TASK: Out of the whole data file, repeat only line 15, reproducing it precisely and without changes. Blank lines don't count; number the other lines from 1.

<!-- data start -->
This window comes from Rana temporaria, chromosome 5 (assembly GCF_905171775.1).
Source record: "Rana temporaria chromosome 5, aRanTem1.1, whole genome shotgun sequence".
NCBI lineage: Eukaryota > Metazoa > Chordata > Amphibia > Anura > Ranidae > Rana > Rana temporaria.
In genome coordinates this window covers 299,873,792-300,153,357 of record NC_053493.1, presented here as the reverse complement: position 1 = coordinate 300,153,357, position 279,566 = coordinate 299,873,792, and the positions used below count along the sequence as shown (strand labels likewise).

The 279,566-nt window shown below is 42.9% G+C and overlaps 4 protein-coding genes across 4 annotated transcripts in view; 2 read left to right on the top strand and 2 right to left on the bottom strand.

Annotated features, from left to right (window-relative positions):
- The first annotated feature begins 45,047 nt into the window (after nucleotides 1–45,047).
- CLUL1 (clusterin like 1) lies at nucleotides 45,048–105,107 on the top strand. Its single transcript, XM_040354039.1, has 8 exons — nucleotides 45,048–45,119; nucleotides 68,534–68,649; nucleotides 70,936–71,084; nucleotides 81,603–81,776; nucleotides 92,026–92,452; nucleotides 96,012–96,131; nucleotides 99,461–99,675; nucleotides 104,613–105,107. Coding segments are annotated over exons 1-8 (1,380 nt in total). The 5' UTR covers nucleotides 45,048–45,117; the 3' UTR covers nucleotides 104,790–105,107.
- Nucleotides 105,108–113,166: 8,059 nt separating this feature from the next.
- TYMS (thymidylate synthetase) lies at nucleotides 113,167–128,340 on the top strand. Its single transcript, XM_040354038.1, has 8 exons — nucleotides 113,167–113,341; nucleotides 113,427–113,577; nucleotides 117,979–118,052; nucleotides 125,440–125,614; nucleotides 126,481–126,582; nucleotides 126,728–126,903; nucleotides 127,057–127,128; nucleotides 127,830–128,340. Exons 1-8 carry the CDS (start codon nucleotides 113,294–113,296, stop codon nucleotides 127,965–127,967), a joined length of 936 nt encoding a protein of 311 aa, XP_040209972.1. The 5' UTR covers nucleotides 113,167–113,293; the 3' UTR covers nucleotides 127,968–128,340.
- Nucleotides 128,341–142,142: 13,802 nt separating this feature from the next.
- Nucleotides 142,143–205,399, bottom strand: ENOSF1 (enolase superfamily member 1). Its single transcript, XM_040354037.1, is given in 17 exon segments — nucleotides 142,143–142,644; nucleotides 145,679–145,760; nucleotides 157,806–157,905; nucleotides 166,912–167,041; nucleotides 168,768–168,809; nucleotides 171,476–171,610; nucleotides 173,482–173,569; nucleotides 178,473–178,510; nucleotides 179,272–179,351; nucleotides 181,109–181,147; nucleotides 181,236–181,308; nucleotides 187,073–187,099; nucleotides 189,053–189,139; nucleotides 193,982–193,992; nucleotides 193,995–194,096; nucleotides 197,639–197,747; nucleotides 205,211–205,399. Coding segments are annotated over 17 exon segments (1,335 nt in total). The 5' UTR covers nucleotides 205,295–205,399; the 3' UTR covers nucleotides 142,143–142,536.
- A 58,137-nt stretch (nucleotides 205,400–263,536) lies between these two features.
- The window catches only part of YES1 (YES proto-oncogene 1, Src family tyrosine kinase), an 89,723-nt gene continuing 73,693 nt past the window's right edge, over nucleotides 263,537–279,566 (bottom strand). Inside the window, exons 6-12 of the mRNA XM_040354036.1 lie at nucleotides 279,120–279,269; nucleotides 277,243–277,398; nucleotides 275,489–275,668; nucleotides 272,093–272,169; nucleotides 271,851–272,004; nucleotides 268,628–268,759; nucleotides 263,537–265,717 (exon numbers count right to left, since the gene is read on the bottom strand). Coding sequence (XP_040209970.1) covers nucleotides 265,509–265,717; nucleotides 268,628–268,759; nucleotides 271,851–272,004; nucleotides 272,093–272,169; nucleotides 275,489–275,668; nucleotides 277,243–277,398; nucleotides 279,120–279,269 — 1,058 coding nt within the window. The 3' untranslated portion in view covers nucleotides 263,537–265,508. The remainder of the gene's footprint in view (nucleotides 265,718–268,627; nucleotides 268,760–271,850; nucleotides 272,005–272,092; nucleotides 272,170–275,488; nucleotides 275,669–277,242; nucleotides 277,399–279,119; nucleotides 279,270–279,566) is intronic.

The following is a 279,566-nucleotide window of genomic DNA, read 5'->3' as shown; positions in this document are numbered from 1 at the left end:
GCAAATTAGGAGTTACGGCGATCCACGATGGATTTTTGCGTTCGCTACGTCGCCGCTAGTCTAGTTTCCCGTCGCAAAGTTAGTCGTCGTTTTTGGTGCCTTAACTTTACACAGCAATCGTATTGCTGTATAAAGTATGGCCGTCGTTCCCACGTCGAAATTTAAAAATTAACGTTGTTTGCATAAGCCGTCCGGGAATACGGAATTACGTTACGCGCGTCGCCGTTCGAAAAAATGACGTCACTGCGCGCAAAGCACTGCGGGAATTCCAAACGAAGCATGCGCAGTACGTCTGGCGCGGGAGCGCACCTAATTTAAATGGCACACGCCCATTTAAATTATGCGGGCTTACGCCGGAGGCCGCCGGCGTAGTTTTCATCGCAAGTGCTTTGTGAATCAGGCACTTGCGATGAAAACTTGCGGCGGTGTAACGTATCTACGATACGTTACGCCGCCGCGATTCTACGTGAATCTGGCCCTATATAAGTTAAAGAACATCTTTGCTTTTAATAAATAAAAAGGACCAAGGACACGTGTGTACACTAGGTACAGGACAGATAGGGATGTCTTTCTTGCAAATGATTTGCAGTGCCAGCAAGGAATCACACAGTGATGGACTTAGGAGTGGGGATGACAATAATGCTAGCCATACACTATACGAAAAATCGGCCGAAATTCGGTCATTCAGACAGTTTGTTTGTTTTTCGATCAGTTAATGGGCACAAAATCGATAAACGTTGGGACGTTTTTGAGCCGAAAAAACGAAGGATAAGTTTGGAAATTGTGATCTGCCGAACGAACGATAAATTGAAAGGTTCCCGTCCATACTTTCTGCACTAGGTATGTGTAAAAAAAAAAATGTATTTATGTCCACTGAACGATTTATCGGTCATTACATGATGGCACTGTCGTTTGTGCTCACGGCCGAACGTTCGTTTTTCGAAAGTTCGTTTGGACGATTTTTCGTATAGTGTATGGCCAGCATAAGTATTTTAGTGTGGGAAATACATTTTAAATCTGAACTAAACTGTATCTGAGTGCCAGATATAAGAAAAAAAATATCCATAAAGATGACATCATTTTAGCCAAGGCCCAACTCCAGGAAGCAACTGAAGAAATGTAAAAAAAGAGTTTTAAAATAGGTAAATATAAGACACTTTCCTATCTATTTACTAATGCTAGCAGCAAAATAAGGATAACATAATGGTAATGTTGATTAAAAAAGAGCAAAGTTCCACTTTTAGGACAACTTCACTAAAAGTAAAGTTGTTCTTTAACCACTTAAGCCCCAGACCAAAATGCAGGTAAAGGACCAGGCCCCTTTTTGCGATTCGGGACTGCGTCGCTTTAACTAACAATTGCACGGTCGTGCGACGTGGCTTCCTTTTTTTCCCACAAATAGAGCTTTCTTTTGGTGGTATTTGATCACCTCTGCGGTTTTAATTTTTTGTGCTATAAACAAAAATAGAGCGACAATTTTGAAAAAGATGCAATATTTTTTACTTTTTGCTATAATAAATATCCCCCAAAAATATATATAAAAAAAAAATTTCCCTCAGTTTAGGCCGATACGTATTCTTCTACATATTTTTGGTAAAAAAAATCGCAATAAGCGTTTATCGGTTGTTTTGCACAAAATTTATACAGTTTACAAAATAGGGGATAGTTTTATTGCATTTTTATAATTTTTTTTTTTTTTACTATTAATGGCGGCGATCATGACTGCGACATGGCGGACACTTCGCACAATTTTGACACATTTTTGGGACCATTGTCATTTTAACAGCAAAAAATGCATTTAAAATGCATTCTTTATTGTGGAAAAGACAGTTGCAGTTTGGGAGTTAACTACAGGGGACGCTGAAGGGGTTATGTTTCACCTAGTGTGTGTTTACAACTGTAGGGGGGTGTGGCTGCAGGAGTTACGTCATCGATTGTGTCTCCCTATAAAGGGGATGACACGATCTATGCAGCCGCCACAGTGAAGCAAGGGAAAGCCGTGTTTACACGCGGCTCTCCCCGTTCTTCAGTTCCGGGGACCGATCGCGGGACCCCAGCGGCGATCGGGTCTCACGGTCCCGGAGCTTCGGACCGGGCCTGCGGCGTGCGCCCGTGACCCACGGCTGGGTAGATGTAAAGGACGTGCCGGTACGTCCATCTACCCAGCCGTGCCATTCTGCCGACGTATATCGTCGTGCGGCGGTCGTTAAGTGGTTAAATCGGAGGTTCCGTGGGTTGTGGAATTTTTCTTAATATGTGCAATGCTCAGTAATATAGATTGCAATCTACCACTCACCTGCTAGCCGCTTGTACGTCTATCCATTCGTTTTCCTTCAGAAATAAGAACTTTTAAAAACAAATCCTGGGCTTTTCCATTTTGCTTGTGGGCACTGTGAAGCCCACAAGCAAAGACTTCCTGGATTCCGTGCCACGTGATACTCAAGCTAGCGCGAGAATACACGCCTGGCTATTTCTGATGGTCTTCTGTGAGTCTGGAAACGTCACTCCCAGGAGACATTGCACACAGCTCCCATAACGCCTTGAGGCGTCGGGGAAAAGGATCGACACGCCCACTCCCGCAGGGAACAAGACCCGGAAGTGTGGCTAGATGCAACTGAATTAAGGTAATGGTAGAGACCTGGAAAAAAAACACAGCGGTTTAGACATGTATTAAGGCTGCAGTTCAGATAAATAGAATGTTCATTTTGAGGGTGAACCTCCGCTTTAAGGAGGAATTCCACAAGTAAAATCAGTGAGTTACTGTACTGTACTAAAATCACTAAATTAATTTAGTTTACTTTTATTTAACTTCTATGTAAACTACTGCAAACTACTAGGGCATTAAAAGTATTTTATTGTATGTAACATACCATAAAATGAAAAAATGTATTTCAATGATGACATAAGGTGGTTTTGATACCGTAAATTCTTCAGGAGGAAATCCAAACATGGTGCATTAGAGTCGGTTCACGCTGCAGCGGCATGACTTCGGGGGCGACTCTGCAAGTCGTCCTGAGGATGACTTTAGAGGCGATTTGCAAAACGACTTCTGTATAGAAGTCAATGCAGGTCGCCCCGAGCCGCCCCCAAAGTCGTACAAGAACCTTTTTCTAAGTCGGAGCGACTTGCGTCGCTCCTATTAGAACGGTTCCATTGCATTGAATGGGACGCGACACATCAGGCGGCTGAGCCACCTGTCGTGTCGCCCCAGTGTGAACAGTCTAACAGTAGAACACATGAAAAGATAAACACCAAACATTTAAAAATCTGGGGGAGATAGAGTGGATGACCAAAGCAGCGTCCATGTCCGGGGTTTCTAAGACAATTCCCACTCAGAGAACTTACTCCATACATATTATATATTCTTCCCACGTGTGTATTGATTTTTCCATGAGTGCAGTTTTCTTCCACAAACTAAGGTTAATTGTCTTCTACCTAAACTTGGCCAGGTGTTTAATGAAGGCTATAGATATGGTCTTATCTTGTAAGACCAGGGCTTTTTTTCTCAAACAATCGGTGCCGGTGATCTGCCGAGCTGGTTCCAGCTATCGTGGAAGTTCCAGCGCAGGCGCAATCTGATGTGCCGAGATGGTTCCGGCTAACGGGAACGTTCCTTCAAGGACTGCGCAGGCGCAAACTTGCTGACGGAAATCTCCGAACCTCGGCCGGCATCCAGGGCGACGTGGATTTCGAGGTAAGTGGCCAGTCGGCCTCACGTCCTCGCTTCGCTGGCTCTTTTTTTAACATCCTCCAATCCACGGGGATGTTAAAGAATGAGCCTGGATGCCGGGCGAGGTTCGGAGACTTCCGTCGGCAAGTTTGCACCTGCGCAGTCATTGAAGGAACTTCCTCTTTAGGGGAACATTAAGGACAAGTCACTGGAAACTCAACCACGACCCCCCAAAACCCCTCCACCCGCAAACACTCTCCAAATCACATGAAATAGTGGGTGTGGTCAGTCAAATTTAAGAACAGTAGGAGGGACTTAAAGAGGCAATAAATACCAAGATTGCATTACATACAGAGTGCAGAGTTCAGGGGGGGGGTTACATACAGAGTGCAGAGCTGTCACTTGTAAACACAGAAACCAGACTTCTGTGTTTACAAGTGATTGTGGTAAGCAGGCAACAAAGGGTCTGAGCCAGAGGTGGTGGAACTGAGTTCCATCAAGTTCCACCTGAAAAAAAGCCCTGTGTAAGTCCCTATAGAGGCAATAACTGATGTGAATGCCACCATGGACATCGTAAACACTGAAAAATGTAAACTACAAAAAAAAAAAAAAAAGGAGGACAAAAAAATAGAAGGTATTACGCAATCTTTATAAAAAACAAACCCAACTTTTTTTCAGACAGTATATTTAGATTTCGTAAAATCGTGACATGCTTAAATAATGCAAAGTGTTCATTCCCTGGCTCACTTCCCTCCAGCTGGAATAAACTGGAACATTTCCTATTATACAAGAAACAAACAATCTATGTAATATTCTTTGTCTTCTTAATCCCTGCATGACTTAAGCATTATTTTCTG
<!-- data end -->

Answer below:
The following is a 279,566-nucleotide window of genomic DNA, read 5'->3' as shown; positions in this document are numbered from 1 at the left end: